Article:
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Proposed Law In Florida Targets Transgender Student Athletes

MARY LOUISE KELLY, HOST:

Lawmakers in Florida today passed new restrictions regarding transgender athletes. The bill is similar to legislation already adopted in Idaho and several other states. It bans transgender athletes from participating in girls' sports and women's sports from elementary school to the college level. NPR's Greg Allen reports Florida's House approved the bill, despite a warning by the NCAA that it may pull championships from states that do so.

GREG ALLEN, BYLINE: After passing in Idaho last year, bills requiring athletes to compete on teams according to their sex assigned at birth have been adopted in at least four states and are being considered in more than two dozen others. Republican lawmakers say they're needed to protect female athletes from unfair competition. It's the latest battle in a new round of culture wars signaled by former President Donald Trump at a conservative conference in February.

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DONALD TRUMP: Young girls and women are incensed that they are now being forced to compete against those who are biological males.

ALLEN: That phrase, biological males, is a disputed term. Proponents of the law use it to refer to the sex assigned at birth. In Idaho, the law is on hold because of a suit challenging constitutional protections against discrimination. That's not deterred Florida's Legislature, where Republicans hold majorities in both chambers. In the House, GOP sponsor Kaylee Tuck said, in her view, the bill does not discriminate against transgender athletes.

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KAYLEE TUCK: The act specifically requires biological males and biological females to have separate teams based on Title IX's provisions, and it does not even mention the transgender language.

ALLEN: In more than three hours of debate Tuesday, Democrats offered a series of amendments, all of which were rejected. Democrat Carlos Guillermo Smith noted that the organization that governs high school sports in Florida has had a policy in place for transgender athletes since 2013.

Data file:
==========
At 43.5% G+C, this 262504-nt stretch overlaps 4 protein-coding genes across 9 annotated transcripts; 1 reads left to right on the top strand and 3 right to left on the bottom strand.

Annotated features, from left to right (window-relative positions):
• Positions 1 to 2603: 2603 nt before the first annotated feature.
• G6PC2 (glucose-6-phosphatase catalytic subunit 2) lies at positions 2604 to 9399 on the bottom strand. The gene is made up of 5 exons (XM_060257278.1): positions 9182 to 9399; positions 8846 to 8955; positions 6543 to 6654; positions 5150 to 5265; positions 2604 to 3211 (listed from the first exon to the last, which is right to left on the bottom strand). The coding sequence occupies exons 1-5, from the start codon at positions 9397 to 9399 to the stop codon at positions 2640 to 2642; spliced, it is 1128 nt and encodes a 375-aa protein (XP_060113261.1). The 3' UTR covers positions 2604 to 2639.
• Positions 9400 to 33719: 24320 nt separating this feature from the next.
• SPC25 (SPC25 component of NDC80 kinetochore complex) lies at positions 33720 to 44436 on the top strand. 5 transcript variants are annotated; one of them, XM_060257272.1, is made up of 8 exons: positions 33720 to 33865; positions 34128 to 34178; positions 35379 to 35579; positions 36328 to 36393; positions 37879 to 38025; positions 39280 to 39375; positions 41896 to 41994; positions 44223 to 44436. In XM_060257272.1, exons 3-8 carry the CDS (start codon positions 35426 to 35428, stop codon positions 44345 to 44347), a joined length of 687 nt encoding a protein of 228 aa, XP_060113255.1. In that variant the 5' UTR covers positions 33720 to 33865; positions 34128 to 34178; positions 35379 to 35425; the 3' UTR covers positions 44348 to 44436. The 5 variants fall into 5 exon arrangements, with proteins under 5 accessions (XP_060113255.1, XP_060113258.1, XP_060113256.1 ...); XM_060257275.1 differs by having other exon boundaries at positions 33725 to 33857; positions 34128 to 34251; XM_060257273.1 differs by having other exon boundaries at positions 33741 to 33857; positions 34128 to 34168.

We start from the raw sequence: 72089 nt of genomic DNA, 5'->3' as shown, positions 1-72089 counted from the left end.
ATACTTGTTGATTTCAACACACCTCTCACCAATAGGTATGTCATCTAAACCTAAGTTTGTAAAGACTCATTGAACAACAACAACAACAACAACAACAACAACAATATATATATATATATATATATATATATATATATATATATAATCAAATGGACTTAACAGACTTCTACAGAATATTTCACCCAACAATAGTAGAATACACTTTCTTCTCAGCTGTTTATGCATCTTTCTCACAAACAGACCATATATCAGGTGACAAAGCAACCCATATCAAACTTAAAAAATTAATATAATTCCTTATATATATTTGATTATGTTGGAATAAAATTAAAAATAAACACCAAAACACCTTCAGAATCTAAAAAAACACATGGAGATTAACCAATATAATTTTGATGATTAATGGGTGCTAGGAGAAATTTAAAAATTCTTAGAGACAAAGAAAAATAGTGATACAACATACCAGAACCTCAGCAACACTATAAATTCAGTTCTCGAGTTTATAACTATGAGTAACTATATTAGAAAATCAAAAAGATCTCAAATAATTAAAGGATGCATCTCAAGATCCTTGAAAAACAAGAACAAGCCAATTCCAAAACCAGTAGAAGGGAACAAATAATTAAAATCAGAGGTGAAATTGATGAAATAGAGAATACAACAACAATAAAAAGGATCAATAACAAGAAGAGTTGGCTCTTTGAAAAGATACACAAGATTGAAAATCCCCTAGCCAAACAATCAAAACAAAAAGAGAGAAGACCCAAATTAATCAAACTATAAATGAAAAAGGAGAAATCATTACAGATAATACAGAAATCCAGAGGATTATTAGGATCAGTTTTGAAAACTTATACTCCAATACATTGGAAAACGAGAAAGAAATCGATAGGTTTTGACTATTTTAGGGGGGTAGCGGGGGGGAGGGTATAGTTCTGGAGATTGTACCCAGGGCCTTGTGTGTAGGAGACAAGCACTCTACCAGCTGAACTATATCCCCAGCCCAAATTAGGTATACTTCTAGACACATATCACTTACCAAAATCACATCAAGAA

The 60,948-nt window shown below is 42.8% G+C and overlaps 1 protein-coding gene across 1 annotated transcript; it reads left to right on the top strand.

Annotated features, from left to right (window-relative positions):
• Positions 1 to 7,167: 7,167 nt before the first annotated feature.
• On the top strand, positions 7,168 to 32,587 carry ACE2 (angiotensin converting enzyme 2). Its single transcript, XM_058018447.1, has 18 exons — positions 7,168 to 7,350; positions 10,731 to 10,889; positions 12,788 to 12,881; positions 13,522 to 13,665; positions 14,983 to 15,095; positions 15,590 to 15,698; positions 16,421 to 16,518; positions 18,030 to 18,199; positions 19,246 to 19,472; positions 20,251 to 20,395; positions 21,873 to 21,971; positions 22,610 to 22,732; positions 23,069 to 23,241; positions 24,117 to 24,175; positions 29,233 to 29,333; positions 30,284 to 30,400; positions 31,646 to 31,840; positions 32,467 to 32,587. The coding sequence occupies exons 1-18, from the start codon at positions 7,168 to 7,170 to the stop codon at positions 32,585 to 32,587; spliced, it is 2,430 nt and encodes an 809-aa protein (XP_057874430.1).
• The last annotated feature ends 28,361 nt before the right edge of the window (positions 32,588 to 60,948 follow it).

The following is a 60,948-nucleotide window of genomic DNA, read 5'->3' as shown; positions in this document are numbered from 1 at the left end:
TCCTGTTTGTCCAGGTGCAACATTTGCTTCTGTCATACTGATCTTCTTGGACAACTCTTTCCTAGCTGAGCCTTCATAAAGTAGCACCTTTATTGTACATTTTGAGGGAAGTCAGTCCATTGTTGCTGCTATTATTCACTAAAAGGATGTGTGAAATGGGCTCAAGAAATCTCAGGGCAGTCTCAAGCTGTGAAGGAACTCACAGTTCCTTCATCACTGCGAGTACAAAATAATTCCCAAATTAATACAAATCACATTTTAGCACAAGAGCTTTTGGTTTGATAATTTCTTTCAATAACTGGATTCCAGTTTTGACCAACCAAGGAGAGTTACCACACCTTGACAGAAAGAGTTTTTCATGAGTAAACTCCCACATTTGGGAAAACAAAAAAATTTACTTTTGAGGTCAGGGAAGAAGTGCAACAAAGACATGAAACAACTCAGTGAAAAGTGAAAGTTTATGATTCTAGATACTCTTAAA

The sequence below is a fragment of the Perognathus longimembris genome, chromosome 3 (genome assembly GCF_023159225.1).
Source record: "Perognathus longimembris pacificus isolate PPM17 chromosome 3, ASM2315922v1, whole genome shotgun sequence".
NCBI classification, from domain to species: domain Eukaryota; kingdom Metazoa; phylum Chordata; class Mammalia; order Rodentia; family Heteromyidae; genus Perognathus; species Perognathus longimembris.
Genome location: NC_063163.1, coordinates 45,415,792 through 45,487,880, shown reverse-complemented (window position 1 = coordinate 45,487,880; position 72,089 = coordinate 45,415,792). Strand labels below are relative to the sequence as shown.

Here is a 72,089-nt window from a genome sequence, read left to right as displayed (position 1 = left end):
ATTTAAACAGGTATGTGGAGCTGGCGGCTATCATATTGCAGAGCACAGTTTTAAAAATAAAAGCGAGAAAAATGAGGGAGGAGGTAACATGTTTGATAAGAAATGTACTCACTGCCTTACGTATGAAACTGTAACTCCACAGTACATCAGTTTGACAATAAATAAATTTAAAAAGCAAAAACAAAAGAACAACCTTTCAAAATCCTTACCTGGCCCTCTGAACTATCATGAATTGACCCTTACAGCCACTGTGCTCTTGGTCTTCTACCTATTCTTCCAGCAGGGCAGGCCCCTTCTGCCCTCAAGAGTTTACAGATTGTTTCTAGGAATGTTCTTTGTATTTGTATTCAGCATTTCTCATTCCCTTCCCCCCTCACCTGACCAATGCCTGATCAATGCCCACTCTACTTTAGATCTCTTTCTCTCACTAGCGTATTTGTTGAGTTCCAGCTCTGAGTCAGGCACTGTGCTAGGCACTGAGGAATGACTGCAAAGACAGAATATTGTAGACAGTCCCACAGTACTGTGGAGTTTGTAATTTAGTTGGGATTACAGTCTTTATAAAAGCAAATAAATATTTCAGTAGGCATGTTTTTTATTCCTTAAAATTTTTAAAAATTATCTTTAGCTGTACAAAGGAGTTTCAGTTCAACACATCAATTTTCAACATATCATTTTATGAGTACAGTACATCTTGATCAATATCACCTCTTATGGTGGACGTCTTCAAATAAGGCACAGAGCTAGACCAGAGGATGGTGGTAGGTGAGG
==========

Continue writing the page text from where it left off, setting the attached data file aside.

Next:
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CARLOS GUILLERMO SMITH: Since then, we've never heard of any problems. No trans students have ever complained about their policies. We've never heard of cisgender students complaining about those policies. We haven't heard any complaints from parents.

ALLEN: Tuck, the bill's sponsor, said she's received emails from parents concerned about the issue.

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TUCK: This was a well-thought-out bill that was based on issues that we were seeing across the country. And just because there isn't a designated problem here doesn't mean we shouldn't be proactive in protecting women's sports.

ALLEN: Along with requiring them to compete on teams that align with their sex assigned at birth, the bill says athletes must undergo physical exams and possible hormonal testing to resolve disputes. It would apply not just to athletes in high school and college but also to children in elementary and middle school. Democrats offered amendments to exempt kids from the bill without success, an outcome that left Representative Guillermo Smith frustrated.

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GUILLERMO SMITH: They are babies. They haven't done anything to you or us or any other children. Let the kids play.

ALLEN: This week, as Florida's House prepared to take up the bill, the NCAA warned it will pull championships from locations that adopt laws targeting transgender athletes. In a statement, the NCAA said it, quote, "firmly and unequivocally supports the opportunity for transgender student athletes to compete in college sports." In Florida's House, the bill's sponsor called the possibility the state would lose out on hosting NCAA championships speculation. Representative Chip LaMarca had a stronger reaction.

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CHIP LAMARCA: Thank you, Mr. Speaker. I've held my tongue on these conversations about holding the NCAA up as some kind of moral compass in this body. We know exactly what they'll do if this law passes - the same thing they do for our student athletes right now, and that's nothing. They treat them like free labor.

ALLEN: The bill now moves to Florida Senate, where opponents hope the economic impact of the measure may sway some Republicans.

Greg Allen, NPR News.

(SOUNDBITE OF MUSIC) Transcript provided by NPR, Copyright NPR.